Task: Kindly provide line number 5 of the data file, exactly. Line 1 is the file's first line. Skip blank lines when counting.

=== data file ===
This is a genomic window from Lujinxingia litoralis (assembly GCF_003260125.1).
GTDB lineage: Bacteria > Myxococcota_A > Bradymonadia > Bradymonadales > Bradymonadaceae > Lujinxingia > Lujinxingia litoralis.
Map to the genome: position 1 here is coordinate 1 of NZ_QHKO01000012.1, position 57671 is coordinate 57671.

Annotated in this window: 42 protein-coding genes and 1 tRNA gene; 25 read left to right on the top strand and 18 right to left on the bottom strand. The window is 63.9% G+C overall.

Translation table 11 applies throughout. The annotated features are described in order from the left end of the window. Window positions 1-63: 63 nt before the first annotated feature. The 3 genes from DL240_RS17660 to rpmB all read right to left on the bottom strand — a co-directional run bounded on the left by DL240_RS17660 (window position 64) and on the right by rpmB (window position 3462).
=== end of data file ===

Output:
Translation table 11 applies throughout. The annotated features are described in order from the left end of the window. Window positions 1-63: 63 nt before the first annotated feature. The 3 genes from DL240_RS17660 to rpmB all read right to left on the bottom strand — a co-directional run bounded on the left by DL240_RS17660 (window position 64) and on the right by rpmB (window position 3462).